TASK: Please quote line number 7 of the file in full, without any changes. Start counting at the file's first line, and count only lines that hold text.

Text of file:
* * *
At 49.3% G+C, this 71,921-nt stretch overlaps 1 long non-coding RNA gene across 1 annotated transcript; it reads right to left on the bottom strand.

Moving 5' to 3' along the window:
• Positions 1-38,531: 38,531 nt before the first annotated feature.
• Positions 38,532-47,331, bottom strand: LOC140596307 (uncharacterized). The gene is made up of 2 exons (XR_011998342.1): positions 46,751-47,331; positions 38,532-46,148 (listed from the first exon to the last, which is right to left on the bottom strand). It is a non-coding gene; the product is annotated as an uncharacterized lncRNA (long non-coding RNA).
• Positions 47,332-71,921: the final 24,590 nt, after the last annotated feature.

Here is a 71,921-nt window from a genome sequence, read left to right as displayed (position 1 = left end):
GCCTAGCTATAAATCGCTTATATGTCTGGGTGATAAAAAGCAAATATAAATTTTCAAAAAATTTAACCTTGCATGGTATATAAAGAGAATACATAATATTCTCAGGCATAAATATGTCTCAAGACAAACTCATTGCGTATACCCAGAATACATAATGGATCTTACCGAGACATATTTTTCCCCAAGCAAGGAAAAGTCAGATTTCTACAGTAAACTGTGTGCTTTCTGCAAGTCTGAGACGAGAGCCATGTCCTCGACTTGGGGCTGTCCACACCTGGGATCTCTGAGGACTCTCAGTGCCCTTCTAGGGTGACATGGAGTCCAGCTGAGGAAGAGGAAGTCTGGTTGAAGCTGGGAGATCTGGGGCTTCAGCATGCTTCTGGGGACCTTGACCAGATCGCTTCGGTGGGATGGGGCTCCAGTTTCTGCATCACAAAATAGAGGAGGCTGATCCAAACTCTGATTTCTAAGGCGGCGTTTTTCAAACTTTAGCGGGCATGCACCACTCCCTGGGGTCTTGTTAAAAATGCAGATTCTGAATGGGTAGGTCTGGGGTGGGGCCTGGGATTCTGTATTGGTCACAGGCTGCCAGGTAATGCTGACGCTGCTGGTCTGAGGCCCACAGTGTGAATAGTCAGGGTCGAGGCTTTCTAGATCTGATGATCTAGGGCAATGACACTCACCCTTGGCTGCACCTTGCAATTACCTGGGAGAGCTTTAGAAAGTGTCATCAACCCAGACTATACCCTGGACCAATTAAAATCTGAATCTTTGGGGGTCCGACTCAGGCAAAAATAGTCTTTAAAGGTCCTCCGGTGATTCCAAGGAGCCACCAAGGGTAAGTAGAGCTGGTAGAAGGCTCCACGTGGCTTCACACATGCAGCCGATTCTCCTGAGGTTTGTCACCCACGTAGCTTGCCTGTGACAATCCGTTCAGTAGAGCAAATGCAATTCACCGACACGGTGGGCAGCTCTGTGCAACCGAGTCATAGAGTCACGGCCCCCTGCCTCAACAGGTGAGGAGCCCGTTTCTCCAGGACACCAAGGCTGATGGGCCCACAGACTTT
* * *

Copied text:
GCCTAGCTATAAATCGCTTATATGTCTGGGTGATAAAAAGCAAATATAAATTTTCAAAAAATTTAACCTTGCATGGTATATAAAGAGAATACATAATATTCTCAGGCATAAATATGTCTCAAGACAAACTCATTGCGTATACCCAGAATACATAATGGATCTTACCGAGACATATTTTTCCCCAAGCAAGGAAAAGTCAGATTTCTACAGTAAACTGTGTGCTTTCTGCAAGTCTGAGACGAGAGCCATGTCCTCGACTTGGGGCTGTCCACACCTGGGATCTCTGAGGACTCTCAGTGCCCTTCTAGGGTGACATGGAGTCCAGCTGAGGAAGAGGAAGTCTGGTTGAAGCTGGGAGATCTGGGGCTTCAGCATGCTTCTGGGGACCTTGACCAGATCGCTTCGGTGGGATGGGGCTCCAGTTTCTGCATCACAAAATAGAGGAGGCTGATCCAAACTCTGATTTCTAAGGCGGCGTTTTTCAAACTTTAGCGGGCATGCACCACTCCCTGGGGTCTTGTTAAAAATGCAGATTCTGAATGGGTAGGTCTGGGGTGGGGCCTGGGATTCTGTATTGGTCACAGGCTGCCAGGTAATGCTGACGCTGCTGGTCTGAGGCCCACAGTGTGAATAGTCAGGGTCGAGGCTTTCTAGATCTGATGATCTAGGGCAATGACACTCACCCTTGGCTGCACCTTGCAATTACCTGGGAGAGCTTTAGAAAGTGTCATCAACCCAGACTATACCCTGGACCAATTAAAATCTGAATCTTTGGGGGTCCGACTCAGGCAAAAATAGTCTTTAAAGGTCCTCCGGTGATTCCAAGGAGCCACCAAGGGTAAGTAGAGCTGGTAGAAGGCTCCACGTGGCTTCACACATGCAGCCGATTCTCCTGAGGTTTGTCACCCACGTAGCTTGCCTGTGACAATCCGTTCAGTAGAGCAAATGCAATTCACCGACACGGTGGGCAGCTCTGTGCAACCGAGTCATAGAGTCACGGCCCCCTGCCTCAACAGGTGAGGAGCCCGTTTCTCCAGGACACCAAGGCTGATGGGCCCACAGACTTT